The proctor for the Belgenland, at the time of filing his answer, excepted to the jurisdiction of the court and stated for cause that the alleged collision took place between foreign vessels on the high seas, and not within the jurisdiction of the United States; that the Belgenland was a Belgian vessel, belonging to the port of Antwerp, in the Kingdom of Belgium, running a regular line between Antwerp and the ports of New York and Philadelphia, and that the bark Luna was a Norwegian vessel, and that no American citizen was interested in the bark or her cargo.
The district court decided in favor of the libellant, and rendered a decree for the various parties interested, to the aggregate amount of $50,278.23. An appeal was taken to the circuit court, which found the following facts, to-wit:
"1. Between one and two o'clock on the morning of September 3,
1879, in mid-ocean, a collision occurred between the Norwegian bark Luna, on her voyage from Humacao, in Porto Rico, to Queenstown or Falmouth, and the steamship Belgenland, on a voyage from Antwerp to Philadelphia, which resulted in the sinking of the bark, in the total loss of the vessel and her cargo and in the drowning of five of her crew."
"2. The wind was between S.W. and W.S.W. and there was not much sea, but a heavy swell. The bark was running free, heading S.E. by E. half E., having the wind on her starboard quarter. All her square sails were set except her main royal, and she carried also her fore, main, and mizzen stay sails and inner jib. Her yards were braced a little, her main sheet was down, but the weather clew was up. She was making about seven and one half knots. Her watch on deck consisted of the first mate and three men; an able seaman was on the lookout on the top gallant forecastle, and a capable helmsman was at the wheel."
"She carried a red light on her port side and a green light on her starboard side, properly set and burning brightly, which could be seen, on a dark night, and with a clear atmosphere at least two miles. The character and location of these lights conformed to the regulations of the bark's nationality, which are the same as those of the British Board of Trade. About 1:45 o'clock the lookout sighted the white mast head light of a steamer right ahead, distant, as he thought, about a mile, and reported it at once to the mate, who cautioned the man at the wheel to 'keep her steady and be very careful,' and the bark held her course."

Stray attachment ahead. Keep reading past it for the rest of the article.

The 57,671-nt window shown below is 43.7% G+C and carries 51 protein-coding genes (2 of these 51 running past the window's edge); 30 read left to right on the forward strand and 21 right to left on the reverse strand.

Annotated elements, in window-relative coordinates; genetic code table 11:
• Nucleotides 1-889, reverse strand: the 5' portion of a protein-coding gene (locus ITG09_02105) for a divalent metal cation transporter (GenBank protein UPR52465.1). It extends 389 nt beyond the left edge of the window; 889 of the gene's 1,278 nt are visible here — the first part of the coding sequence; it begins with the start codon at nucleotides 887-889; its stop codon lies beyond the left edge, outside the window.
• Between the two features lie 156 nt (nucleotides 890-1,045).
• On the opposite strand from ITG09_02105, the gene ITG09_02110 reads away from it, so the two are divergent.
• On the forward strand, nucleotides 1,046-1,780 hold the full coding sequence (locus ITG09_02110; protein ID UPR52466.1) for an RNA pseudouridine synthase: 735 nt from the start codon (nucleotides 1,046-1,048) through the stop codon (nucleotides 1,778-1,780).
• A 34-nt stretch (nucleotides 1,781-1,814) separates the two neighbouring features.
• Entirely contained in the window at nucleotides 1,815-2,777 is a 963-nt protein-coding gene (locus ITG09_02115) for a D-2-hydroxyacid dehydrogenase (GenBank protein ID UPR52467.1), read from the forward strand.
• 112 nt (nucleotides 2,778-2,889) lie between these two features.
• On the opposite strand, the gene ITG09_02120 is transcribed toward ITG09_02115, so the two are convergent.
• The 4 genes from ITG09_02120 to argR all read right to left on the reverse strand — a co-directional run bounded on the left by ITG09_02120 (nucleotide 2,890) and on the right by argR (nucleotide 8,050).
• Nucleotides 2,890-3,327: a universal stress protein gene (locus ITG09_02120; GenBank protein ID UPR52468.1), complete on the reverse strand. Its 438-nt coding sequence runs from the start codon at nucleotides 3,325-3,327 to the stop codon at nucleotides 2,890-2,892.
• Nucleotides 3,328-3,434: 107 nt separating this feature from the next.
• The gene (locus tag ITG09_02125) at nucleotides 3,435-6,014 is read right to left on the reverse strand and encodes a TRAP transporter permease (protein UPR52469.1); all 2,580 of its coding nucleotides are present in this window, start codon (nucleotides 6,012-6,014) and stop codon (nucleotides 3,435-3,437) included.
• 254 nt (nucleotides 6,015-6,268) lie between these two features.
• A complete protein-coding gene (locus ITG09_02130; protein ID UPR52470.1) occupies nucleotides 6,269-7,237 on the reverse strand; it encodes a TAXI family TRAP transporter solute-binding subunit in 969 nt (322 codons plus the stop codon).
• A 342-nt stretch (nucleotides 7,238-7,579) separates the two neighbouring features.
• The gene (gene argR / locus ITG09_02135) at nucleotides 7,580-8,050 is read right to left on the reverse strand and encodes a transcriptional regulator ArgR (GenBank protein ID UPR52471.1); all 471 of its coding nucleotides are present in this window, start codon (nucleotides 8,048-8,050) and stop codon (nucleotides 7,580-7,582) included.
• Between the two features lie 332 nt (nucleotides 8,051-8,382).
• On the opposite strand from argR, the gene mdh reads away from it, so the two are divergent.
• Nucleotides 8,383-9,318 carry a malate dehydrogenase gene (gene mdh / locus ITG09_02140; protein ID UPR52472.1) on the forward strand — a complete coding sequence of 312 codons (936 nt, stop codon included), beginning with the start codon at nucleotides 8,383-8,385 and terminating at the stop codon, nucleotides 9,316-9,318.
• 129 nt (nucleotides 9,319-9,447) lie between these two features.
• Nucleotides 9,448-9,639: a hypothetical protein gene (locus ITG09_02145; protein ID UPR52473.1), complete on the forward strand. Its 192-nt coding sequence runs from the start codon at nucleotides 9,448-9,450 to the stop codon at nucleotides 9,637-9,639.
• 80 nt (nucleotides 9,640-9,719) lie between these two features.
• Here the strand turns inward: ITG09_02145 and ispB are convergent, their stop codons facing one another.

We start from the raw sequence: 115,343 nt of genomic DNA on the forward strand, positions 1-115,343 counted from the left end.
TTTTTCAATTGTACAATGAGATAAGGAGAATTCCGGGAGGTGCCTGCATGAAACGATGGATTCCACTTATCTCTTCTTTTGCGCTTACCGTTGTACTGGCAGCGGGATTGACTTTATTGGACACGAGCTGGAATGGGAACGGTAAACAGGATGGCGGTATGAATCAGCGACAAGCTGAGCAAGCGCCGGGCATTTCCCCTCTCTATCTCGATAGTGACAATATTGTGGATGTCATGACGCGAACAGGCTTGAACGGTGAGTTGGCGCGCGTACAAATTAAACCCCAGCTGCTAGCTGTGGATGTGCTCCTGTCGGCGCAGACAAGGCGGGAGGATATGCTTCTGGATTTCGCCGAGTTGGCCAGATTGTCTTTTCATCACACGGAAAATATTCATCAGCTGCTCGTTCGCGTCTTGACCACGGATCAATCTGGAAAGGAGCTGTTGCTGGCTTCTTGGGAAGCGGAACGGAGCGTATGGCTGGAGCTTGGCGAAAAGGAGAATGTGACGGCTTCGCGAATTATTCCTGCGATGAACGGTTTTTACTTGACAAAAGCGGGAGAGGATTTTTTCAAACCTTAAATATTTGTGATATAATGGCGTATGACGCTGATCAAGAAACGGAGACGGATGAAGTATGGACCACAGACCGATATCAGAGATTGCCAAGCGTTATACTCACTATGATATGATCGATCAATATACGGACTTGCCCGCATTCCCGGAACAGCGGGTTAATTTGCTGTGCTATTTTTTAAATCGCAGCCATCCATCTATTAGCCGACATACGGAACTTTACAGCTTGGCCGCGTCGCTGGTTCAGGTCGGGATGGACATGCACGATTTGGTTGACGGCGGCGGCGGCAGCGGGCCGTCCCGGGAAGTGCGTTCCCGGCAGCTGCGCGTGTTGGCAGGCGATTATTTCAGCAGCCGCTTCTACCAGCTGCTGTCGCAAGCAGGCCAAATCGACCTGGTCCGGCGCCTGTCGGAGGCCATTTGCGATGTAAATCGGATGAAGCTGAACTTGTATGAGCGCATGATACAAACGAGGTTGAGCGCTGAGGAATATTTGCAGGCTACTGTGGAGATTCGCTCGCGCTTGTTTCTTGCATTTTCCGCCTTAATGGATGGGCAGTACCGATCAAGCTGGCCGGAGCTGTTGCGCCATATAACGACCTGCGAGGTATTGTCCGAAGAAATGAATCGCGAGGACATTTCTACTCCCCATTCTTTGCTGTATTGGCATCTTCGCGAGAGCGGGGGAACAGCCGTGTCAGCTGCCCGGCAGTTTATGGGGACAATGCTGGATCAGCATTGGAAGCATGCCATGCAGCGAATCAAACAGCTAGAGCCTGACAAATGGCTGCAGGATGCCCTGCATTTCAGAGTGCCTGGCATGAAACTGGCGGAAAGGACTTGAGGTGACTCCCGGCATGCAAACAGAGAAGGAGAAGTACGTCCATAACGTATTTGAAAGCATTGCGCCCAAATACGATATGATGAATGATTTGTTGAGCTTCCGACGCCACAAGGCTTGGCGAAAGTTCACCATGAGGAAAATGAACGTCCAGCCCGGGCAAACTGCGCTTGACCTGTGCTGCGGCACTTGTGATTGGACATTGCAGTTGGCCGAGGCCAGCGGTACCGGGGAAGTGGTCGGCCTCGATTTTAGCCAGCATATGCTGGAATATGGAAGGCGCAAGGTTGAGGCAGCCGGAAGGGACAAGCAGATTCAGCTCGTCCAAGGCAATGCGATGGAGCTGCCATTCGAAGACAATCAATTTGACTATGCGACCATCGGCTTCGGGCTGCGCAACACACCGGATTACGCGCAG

"No side lights on the steamer were seen from the bark, but, as the vessels approached each other, the white light of the steamer align="justify">"No side lights on the steamer were seen from the bark, but, as the vessels approached each other, the white light of the steamer align="justify">"No side lights on the steamer were seen from the bark, but, as the vessels approached each other, the white light of the steamer gradually drew a little on the port bow of the bark for three or four minutes. The mate of the bark seeing the steamer's sails, and that she was heading directly for the bark, was close aboard of her, and reasonably apprehending that a collision was inevitable, ordered the bark's helm hard a port. In a few seconds the steamer's starboard light came into view, and in another instant she struck the bark on her
port side, cutting her in two obliquely from the after part of her fore rigging to the fore part of the main rigging."
"3. The Belgenland was steering N.W. by W. half W. by compass, and making about eleven knots. Her second officer had charge of the deck, and his watch was composed of ten able seamen, two quartermasters, the second boatswain, and the fourth officer. One able seaman was stationed on the lee or starboard side of the bridge as a lookout. The second officer was on the bridge. The fourth officer was stationed at the after or standard compass, which was near the mizzen mast, but at the time was on the bridge, having come there to report a cast of the log. A quartermaster was at the wheel. The rest of the watch were underneath the turtle back or top gallant forecastle."
"The steamer was four hundred and sixteen feet long and about thirty eight feet beam. The bridge was one hundred and fifty or one hundred and eighty feet from her bow, and was six or seven feet higher than the top of the turtle back, which was about twenty five feet above the water."